Friday, March 13, 2015

Story Thieves by James Riley, 2015

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Life is boring when you live in the real world, instead of starring in your own book series. Owen knows that better than anyone, what with the real world’s homework and chores.
But everything changes the day Owen sees the impossible happen—his classmate Bethany climb out of a book in the library. It turns out Bethany’s half-fictional and has been searching every book she can find for her missing father, a fictional character.
Bethany can’t let anyone else learn her secret, so Owen makes her a deal: All she has to do is take him into a book in Owen’s favorite Kiel Gnomenfoot series, and he’ll never say a word. Besides, visiting the book might help Bethany find her father…
…Or it might just destroy the Kiel Gnomenfoot series, reveal Bethany’s secret to the entire world, and force Owen to live out Kiel Gnomenfoot’s final (very final) adventure.

(400 pages)

Hmm. I'm not really sure what to say about this one. Did I love it? Did I hate it? Well, neither. Not yet, anyway.

The plot seems all over the place at times, but it actually comes together pretty cohesively by the end of the book. My main trouble, when I really come down to it, is the characters. Bethany especially just isn't particularly realistic. She's more of a stock character: she's got magical powers, one of her parents is missing/dead, she has this huge secret she hides from the rest of the world, and on and on. The fact that she's been going into books for years behind her mother's back for years makes her, to me at least, a little too dishonest to really be that sympathetic. I also felt like there was no way she'd really open up to some random classmate the way she did, and I seriously started questioning her judgement when she agreed to take Owen into the Kiel Gnomenfoot series. I mean, hello? What did she think was going to happen if she took this kid into his all-time favorite book series? She did get better as the story went along, though. Bethany didn't exactly become my favorite character in the world, but I have hope for her development in the later books. Riley has prepared some great set-ups for the next books, and if I had to guess he'll make me absolutely adore Bethany, Owen, and Kiel (who, by the way, is probably my favorite character yet) by the end of the series.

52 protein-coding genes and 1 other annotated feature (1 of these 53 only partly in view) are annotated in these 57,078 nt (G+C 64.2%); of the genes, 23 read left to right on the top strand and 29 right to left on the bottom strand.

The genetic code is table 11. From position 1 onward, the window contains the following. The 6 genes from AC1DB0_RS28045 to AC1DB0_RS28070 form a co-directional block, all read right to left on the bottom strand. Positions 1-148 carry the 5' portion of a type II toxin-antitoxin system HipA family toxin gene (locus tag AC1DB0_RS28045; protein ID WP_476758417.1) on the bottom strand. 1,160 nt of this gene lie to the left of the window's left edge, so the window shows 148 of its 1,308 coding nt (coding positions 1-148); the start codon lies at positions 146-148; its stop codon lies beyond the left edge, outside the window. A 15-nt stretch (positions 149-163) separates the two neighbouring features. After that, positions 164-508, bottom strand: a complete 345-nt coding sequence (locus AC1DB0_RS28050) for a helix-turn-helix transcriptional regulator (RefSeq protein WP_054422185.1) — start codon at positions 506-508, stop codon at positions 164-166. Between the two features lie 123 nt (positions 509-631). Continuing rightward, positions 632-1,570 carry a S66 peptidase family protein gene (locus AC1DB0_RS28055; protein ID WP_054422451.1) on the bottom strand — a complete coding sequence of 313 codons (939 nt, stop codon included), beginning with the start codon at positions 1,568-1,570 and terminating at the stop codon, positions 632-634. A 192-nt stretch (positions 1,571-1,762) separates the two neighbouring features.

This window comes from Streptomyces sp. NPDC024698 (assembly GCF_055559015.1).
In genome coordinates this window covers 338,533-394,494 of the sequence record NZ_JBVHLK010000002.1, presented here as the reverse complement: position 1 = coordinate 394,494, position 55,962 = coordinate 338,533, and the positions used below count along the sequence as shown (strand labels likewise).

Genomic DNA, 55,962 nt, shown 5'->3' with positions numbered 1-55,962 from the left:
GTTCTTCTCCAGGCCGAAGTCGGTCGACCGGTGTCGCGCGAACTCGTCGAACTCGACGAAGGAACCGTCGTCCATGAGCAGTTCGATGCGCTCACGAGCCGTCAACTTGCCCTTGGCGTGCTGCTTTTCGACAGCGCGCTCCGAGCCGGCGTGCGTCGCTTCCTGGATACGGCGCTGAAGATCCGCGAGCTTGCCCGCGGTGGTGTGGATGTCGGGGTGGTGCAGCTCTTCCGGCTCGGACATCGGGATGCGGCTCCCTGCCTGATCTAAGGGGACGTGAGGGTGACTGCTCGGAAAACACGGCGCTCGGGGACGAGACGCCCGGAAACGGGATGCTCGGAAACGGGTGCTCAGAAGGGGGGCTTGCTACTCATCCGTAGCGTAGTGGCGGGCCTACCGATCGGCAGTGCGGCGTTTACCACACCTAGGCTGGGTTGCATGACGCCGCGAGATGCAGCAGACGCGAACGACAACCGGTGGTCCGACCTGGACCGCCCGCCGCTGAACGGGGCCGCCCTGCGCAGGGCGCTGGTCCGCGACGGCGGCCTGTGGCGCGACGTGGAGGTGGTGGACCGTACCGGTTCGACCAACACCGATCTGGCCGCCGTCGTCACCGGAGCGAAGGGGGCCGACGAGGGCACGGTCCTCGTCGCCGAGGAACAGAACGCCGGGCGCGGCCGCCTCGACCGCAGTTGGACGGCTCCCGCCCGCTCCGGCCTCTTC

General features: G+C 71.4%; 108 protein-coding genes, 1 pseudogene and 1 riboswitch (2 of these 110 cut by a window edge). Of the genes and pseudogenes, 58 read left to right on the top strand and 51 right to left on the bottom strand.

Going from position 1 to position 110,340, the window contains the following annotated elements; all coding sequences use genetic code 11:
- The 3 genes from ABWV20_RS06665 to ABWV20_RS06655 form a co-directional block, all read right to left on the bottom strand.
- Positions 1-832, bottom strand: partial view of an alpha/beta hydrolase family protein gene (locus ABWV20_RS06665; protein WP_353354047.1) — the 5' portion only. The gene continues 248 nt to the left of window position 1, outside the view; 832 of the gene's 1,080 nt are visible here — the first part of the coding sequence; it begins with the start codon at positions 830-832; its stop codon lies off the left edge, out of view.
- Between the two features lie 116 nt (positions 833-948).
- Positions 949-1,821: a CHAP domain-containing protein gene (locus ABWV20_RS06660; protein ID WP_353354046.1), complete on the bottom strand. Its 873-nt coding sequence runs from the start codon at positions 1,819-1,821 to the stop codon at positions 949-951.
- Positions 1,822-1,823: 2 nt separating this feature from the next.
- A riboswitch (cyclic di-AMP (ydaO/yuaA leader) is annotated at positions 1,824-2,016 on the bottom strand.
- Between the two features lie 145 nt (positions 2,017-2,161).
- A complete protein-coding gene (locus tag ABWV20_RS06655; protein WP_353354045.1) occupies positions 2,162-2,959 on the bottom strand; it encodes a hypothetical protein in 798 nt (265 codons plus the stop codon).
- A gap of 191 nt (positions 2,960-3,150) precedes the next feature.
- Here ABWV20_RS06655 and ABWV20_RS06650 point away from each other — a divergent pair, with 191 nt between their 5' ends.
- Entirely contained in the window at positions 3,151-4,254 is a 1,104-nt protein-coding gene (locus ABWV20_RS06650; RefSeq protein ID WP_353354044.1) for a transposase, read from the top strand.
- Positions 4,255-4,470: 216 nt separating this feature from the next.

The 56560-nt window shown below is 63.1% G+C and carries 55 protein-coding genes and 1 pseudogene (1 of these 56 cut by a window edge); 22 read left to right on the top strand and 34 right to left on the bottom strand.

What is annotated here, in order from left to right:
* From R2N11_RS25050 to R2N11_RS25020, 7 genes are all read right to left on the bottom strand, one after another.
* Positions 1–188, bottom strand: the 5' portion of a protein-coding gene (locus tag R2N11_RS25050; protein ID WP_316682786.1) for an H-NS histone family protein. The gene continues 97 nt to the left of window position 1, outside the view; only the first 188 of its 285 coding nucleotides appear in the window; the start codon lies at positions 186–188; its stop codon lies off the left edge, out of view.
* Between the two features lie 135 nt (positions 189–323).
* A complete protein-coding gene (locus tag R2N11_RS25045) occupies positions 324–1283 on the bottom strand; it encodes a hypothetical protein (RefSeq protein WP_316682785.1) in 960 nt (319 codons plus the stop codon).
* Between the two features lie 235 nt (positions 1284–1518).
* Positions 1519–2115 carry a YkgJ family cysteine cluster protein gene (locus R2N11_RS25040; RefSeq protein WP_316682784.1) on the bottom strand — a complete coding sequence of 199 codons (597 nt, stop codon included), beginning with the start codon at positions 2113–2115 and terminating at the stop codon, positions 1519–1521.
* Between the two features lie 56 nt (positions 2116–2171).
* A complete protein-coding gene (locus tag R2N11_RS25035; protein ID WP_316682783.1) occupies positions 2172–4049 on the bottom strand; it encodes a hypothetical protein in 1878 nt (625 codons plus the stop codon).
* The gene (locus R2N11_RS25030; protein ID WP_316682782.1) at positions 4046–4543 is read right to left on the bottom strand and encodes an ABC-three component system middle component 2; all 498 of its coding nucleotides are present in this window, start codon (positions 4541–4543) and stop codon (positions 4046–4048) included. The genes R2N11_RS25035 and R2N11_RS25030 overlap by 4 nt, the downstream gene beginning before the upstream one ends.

And that's really the crux of this review: I think this book is a set-up for the books ahead. If Riley does a wonderful job with the later books (as I'm 95% sure he will, based on his Half Upon a Time trilogy), then someday I'll look back at Story Thieves and have a ball reading through it again, because there will be all sorts of hints and foreshadowing that I totally missed without foreknowledge. I'll go back to retrace the beginnings of whatever relationships Riley chooses to favor in the later books (my money's totally on Bethany and Kiel!), and watch characters in a different light because I know what secrets they're hiding, or what will happen to them down the road. In a few years, I think I'll love Story Thieves because it is a beginning of a new series by a writer who is amazing at making me laugh, cry, and fall in love. Until then, this is a so-so book that makes an okay standalone, one that holds potential but no concrete prize. The best part was probably the ending, because it sets the stage for awesomeness in the second book.

If you want to read a James Riley, I recommend starting with his wonderful Half Upon a Time series. Story Thieves has potential, but doesn't hold a candle to Riley's crazy-fun fairy-tale spin-off. Of course, that could change - like I said, everything hinges on the rest of the series.

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